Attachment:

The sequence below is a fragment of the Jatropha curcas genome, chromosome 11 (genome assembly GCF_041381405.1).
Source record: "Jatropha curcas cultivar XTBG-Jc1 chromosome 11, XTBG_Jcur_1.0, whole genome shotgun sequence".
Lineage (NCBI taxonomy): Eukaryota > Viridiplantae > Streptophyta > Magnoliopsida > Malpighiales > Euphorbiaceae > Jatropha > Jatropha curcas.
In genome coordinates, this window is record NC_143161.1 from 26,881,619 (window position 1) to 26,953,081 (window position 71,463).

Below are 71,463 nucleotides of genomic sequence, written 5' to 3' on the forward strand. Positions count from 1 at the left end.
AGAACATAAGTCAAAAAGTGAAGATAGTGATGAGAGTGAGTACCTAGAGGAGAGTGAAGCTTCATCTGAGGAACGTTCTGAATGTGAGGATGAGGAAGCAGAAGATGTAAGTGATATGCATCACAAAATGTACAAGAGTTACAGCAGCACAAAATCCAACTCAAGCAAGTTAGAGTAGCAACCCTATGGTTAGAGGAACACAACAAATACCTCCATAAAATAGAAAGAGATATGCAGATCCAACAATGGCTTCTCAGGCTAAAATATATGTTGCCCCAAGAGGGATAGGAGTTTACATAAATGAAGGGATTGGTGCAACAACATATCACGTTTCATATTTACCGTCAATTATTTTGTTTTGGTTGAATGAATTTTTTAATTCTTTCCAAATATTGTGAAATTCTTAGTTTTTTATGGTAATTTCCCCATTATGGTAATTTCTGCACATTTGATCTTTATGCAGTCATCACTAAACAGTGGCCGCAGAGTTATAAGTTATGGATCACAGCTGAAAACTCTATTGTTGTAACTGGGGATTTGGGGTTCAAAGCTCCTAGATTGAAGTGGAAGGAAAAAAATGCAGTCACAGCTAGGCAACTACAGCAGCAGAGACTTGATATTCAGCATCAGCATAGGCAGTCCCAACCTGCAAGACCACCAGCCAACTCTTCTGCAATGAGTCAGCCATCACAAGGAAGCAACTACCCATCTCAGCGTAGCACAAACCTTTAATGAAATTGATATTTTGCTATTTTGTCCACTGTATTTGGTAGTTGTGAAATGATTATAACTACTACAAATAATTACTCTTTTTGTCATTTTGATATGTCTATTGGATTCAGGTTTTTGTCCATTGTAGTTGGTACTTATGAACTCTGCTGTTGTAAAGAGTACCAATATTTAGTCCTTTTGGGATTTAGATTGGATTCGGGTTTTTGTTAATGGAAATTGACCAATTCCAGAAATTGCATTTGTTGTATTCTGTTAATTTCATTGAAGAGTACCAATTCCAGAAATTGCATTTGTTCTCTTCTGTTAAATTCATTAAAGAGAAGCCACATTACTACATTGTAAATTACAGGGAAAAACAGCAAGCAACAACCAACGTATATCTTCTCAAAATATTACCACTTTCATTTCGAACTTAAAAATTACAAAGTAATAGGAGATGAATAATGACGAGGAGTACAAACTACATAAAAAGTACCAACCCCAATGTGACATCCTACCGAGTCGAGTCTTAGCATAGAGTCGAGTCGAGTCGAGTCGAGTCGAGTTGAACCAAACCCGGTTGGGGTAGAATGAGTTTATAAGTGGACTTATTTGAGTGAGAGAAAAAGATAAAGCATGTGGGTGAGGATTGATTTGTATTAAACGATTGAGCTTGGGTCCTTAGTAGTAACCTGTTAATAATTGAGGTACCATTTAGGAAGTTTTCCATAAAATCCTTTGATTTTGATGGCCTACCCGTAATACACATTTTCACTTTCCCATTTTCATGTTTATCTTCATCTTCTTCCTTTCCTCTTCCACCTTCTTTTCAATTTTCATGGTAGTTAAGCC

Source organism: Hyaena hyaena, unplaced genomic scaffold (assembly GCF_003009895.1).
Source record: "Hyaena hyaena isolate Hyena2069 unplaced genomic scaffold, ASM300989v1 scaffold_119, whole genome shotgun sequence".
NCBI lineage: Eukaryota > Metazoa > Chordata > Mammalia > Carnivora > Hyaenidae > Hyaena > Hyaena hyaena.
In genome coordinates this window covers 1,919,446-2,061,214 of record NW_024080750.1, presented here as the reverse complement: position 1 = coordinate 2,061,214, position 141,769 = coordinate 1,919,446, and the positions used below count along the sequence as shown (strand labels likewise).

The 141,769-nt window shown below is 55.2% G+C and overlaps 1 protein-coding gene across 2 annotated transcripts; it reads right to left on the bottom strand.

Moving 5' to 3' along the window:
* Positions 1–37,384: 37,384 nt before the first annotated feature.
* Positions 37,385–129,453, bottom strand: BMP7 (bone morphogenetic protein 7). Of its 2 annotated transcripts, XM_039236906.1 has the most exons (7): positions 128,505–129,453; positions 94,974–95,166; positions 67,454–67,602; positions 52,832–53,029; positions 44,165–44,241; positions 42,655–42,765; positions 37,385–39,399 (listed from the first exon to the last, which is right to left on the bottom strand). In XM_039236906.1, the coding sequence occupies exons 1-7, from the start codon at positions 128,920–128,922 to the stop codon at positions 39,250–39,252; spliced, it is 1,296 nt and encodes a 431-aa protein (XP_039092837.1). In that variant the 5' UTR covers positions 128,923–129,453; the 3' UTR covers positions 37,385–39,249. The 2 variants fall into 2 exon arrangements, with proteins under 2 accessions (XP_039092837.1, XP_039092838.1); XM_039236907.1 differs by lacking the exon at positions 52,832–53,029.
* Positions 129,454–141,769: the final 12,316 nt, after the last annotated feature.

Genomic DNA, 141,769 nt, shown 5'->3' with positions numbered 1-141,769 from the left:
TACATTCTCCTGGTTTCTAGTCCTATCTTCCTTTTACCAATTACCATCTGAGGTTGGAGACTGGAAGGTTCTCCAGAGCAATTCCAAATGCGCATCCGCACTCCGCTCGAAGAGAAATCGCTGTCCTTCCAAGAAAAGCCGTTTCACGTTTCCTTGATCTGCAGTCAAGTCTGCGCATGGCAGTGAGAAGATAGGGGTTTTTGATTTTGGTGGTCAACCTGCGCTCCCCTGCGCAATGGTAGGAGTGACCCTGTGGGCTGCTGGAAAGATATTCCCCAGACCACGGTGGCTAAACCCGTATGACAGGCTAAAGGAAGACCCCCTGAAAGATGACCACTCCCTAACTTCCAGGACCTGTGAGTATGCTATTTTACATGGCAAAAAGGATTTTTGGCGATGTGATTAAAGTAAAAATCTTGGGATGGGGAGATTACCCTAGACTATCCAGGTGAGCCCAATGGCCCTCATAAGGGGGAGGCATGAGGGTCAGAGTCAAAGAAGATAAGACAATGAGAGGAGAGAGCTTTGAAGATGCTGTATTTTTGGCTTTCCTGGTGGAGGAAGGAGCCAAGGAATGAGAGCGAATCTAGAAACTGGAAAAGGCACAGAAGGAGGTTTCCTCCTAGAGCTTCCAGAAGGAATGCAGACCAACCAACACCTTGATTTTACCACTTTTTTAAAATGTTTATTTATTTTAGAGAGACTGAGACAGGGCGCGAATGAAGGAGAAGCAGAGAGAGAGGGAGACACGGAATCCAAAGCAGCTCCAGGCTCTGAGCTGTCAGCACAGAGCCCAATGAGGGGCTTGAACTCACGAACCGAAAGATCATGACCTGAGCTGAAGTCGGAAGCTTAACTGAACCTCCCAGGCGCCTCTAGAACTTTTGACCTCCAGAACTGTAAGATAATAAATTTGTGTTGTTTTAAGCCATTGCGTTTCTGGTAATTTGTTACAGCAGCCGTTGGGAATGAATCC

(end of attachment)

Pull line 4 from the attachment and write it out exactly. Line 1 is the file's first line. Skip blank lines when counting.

In genome coordinates, this window is record NC_143161.1 from 26,881,619 (window position 1) to 26,953,081 (window position 71,463).